Grey Street in Durban has a terribly drab-sounding name, but in its heyday the place must have been one of the city’s most colourful hubs. That’s the setting for “Spice ’n Stuff”, a play tracking the last few vibrant days before crime, grime, racism and dwindling trade saw the small independent shops close down. By LESLEY STONES.
Why is that interesting? Well, clashes between cultures are always fertile ground for theatre, and this play by Ashwin Singh delves into a wide range of emotions and personalities.
It starts with huge promise, as characters appear against painted backdrops of a street scene behind transparent curtains that freeze their actions until they spring into vivid life. “Spice ’n Stuff” has all the makings of a good theatrical evening as Singh gives his diverse characters plenty of witty one-liners and a depth of emotion that makes them believable.
Yet it’s not a rip-roaring event, largely because the tale it tells is too humdrum to generate much excitement. Examining the ordinary lives of ordinary people and making that compelling is extraordinarily difficult, and for the most part the script is too pedestrian to really zing.
Conversely in its most heated moments the audience is left scratching its collective head when lines are delivered in fast-paced street-speak that has you struggling to work out exactly what they gabbled on about. Rapid-fire Indian accents certainly make it more authentic, but we slower-speaking northern suburbanites need a steadier pace, please.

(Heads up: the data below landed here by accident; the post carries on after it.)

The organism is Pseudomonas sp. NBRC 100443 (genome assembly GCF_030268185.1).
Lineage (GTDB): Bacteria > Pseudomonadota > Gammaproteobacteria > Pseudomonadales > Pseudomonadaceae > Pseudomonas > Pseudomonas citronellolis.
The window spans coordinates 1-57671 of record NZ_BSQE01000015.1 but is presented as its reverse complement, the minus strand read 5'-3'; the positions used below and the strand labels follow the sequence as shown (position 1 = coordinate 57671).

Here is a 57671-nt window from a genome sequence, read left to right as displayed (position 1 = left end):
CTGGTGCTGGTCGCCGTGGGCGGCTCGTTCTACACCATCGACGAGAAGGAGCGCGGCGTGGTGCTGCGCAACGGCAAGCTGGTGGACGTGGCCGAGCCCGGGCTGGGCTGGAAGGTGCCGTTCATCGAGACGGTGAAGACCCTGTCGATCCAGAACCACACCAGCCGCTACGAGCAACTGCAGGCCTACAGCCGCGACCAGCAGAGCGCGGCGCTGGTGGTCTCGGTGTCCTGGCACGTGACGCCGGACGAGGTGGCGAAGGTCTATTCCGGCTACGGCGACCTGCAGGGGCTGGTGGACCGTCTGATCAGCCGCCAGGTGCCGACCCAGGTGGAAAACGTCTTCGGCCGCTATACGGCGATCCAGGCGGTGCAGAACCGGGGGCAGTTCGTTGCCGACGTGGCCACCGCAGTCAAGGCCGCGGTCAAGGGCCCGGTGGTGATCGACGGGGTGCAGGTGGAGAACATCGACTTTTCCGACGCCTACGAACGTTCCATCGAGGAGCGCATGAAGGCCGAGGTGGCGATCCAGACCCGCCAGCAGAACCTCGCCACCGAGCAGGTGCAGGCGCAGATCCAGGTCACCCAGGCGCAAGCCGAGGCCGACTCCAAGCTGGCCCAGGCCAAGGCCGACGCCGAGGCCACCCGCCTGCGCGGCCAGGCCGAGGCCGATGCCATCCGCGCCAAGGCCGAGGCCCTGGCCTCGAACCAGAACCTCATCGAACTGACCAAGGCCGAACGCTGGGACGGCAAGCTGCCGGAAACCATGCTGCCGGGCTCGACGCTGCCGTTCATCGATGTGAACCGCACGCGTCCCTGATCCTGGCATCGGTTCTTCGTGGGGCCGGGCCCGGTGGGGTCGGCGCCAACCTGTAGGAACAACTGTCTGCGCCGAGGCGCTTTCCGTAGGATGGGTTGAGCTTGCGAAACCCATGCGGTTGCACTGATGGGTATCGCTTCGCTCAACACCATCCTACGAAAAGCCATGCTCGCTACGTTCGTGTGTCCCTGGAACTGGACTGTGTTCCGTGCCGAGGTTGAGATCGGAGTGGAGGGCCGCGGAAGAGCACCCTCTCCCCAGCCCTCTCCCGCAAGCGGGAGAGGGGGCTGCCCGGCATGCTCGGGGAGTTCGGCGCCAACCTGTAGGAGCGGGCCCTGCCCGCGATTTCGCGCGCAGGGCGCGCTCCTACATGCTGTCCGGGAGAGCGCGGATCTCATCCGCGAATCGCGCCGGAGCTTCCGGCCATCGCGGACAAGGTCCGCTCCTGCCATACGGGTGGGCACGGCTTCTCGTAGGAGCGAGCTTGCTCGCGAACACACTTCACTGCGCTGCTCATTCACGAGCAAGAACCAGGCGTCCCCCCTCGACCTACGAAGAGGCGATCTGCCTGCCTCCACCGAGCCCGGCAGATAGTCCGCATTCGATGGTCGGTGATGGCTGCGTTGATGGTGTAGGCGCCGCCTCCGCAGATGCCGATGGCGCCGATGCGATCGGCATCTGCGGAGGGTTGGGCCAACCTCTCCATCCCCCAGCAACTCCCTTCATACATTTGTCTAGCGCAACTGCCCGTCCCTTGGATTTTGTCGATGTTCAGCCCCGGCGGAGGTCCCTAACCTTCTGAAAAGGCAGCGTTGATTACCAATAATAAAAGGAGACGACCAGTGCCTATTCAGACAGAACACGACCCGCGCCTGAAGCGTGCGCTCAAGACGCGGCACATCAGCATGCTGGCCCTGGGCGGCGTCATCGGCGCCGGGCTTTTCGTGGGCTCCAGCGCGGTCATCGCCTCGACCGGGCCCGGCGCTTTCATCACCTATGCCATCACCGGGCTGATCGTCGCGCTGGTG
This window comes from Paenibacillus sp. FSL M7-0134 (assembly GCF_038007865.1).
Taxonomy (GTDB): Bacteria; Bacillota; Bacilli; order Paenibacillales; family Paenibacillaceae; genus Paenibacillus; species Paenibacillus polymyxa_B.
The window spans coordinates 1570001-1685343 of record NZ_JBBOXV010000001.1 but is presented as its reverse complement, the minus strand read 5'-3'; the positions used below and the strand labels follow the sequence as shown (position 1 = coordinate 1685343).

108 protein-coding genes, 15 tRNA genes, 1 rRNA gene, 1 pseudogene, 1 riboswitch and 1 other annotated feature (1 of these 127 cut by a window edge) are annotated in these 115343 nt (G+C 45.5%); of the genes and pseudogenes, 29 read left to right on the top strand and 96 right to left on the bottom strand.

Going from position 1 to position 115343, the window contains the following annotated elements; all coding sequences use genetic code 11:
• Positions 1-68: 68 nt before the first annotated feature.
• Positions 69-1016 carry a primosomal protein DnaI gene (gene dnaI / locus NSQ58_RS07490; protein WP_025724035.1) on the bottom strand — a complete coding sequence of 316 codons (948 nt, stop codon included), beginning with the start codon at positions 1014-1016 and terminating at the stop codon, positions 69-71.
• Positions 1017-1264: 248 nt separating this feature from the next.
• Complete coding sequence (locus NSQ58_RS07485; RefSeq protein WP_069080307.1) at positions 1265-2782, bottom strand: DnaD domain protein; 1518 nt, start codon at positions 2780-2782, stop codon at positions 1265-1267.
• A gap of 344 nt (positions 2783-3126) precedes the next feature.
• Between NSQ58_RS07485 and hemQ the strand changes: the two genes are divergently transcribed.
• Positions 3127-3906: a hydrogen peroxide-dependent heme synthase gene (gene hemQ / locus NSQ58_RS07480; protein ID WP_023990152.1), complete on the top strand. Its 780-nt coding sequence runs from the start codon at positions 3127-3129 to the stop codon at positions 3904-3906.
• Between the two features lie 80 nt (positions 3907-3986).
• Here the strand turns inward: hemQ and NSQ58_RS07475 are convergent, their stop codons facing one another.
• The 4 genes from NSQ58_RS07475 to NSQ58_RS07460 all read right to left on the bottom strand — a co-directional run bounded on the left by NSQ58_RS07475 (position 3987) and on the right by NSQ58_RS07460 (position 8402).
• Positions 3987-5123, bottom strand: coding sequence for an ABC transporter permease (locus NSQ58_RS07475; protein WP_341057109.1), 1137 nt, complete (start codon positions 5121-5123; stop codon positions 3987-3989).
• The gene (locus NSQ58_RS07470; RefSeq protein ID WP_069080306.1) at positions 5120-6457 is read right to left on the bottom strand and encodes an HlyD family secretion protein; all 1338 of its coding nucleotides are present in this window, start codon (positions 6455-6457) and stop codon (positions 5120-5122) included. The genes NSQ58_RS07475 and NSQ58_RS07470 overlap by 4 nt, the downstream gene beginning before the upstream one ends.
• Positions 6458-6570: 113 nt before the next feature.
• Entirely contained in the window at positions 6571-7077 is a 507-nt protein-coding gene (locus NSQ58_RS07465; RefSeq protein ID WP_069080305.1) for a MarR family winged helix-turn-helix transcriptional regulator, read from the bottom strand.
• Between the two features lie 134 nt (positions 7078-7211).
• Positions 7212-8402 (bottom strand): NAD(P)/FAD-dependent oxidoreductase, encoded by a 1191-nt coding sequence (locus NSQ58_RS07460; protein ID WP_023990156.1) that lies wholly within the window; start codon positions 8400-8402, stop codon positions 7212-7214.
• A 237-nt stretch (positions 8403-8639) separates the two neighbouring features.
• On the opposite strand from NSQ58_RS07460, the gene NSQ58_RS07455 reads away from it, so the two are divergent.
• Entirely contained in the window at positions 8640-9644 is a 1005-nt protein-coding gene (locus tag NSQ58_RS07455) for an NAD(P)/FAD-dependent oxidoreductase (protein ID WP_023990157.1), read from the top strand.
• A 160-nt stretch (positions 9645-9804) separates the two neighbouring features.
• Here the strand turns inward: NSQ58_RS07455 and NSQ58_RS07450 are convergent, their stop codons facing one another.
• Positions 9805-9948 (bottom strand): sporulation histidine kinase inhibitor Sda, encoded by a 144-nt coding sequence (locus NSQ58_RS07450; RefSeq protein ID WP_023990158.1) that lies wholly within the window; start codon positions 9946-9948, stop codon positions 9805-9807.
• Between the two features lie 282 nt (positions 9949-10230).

Dhaveshan Govender is lovely as the street hawker with a dazzling patter hiding his awkward, insecure alcoholic self. We meet the exuberant, always-smiling African craftsman, (Nthando Mncube) creating carvings and beadwork. There’s the dour Pakistani trader (Ashwin Singh) convinced – and mostly right – that nobody actually likes him. The bitter old auntie (Kajal Maharaj) chastising anyone who has anything to smile about, and Vijay (Rory Booth), a handsome young trainee lawyer striving to rise above his humble background.
Behind them all stands Rita (Shika Budhoo), the stalwart of the street who is stoically managing the run-down spice store she built up with her late husband. Rita has a secret that has tormented her for years, and after an encounter with a relative it all comes spilling out.
A tighter hand by director Themi Venturas is needed to even out the pace, with the flow sometimes slacking in some conversational scenes, especially when they’re describing Indian culture so the audience understands what life is like in this tight-knit, but often turbulent community.
This is a gentle tale – maybe more a mildly heart-warming korma than a fiery vindaloo. DM
“Spice ’n Stuff” runs at Sandton’s Old Mutual Theatre on the Square until 11Jun.
For more entertainment reviews that are sassy, but classy, visit www.lesleystones.co.za.
Alcatraz had some of the best prison food in the United States.